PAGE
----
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Dagestan suicide bombings have Russia looking to Putin

The Dagestan suicide bombings on Wednesday were the latest in a spate of attacks that has many in Russia looking to Vladimir Putin, whose reputation was built on tough talk and action against insurgents.

By Correspondent / March 31, 2010

Prime Minister Vladimir Putin heads the cabinet meeting at the Novo-Ogaryovo presidential residence outside Moscow. Putin said the Dagestan suicide bombings on Wednesday may have been organized by the same militants who attacked the Moscow subway.

Alexei Nikolsky/RIA Novosti/AP

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Moscow

The Dagestan suicide bombings Wednesday were the latest in a spate of attacks inside Russia that have put intense pressure on powerful Prime Minister Vladimir Putin to preserve his legacy of bringing strength, security, and stability to Russia.

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Experts are deeply divided over what options may be available to Mr. Putin, who as president championed a tough approach to the rebellious republic of Chechnya and also committed Russia to host the 2014 Winter Olympics in Sochi, a city that sits on the very edge of the seething North Caucasus region.

Wednesday's double suicide bombing in Kizlyar, Dagestan, killed at least 12 people and wounded 23, mostly members of Russia's security forces, and focused attention on an insurgency that's been expanding, largely below the world's radar screen, on Russia's troubled southern flank for at least two years. Insurgents from the North Caucasus are suspected behind the pair of devastating strikes at two underground Metro stations in Moscow on Monday morning that killed 39 people.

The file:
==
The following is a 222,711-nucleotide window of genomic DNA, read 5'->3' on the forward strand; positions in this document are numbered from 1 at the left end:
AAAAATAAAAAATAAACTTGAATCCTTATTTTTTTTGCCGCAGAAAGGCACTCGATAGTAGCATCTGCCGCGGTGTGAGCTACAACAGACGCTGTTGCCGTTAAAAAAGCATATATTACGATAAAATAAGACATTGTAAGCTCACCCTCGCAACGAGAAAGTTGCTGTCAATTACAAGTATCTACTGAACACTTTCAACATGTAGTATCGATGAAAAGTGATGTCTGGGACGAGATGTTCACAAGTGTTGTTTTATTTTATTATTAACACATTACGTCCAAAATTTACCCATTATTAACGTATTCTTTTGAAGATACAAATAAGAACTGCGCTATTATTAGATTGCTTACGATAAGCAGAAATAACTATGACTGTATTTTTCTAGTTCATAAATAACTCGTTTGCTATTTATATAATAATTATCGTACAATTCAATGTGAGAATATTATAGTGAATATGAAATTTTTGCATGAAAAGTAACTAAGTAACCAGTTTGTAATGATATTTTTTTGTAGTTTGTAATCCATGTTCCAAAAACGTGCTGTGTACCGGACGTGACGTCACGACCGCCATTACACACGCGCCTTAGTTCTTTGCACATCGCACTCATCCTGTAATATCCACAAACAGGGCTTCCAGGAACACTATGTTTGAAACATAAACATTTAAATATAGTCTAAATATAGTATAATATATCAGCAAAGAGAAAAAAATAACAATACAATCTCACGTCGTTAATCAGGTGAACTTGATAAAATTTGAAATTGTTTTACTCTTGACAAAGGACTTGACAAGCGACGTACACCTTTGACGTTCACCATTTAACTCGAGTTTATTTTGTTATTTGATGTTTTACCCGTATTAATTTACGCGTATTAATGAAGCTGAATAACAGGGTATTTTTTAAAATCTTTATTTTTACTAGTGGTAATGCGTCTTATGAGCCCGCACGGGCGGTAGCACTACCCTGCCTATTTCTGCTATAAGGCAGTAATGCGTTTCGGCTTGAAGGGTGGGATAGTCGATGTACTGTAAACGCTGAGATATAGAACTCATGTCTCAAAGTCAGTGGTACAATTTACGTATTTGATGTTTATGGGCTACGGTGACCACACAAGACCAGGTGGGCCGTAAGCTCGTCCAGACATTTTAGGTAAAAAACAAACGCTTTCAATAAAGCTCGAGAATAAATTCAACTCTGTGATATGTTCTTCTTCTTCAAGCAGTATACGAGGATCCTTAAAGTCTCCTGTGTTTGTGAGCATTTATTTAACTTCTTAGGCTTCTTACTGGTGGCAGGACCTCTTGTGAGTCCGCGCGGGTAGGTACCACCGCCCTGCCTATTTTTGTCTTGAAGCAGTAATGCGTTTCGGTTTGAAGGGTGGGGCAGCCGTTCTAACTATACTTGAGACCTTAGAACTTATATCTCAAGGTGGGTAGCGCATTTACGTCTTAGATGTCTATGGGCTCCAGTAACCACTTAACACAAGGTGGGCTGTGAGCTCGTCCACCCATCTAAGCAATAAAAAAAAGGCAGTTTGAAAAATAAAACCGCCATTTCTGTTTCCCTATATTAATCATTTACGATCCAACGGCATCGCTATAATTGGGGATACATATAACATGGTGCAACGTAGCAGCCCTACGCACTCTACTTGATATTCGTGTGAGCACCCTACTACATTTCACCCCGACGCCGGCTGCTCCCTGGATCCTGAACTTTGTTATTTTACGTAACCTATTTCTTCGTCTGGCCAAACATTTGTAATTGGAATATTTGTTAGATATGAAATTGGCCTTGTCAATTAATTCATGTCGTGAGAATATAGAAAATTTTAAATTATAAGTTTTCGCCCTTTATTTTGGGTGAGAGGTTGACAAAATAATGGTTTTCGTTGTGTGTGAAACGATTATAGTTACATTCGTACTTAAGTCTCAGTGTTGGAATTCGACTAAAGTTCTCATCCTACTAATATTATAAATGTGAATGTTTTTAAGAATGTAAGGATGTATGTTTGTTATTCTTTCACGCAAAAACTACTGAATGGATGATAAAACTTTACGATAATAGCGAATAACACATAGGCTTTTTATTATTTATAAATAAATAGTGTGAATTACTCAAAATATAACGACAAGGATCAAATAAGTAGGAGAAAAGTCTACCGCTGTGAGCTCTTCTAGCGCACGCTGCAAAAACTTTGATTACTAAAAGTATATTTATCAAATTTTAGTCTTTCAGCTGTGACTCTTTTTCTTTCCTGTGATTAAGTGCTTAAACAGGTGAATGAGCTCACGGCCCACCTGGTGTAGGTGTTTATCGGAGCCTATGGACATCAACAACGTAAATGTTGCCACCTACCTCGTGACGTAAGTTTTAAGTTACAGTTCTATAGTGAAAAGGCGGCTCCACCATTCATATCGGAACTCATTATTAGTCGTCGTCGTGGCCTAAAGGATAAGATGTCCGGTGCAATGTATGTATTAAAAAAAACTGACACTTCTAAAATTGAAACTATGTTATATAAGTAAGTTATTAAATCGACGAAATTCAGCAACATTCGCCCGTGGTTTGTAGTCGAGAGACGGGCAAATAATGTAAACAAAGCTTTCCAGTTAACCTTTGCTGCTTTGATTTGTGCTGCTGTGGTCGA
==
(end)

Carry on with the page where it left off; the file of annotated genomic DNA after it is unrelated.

IN PICTURES: Bombings in Russia

The explosive return of terrorism to Russia's political agenda "is a deep and personal challenge for Putin," says Nikolai Petrov, an analyst with the Carnegie Center in Moscow.

Putin came to power in 1999 amid a wave of terrorist apartment bombings that killed hundreds in Moscow and other Russian cities. He famously remarked that Russian forces would "wipe out the bandits in the outhouse" and oversaw a brutal pacification program against Chechen rebels that seemed to end with the Kremlin declaring victory last year.

"The whole myth of Putin is that he's very tough, very effective, and that his policies did bring peace and stability to the North Caucasus," says Mr. Petrov.

Violence returns, threatens Sochi Olympics

For nearly six years, Russia's heartland has been relatively free from the horrific terrorist attacks that characterized Putin's early years as president, though a deadly bombing on a Moscow-St. Petersburg train last November was read by some experts as a warning of things to come.

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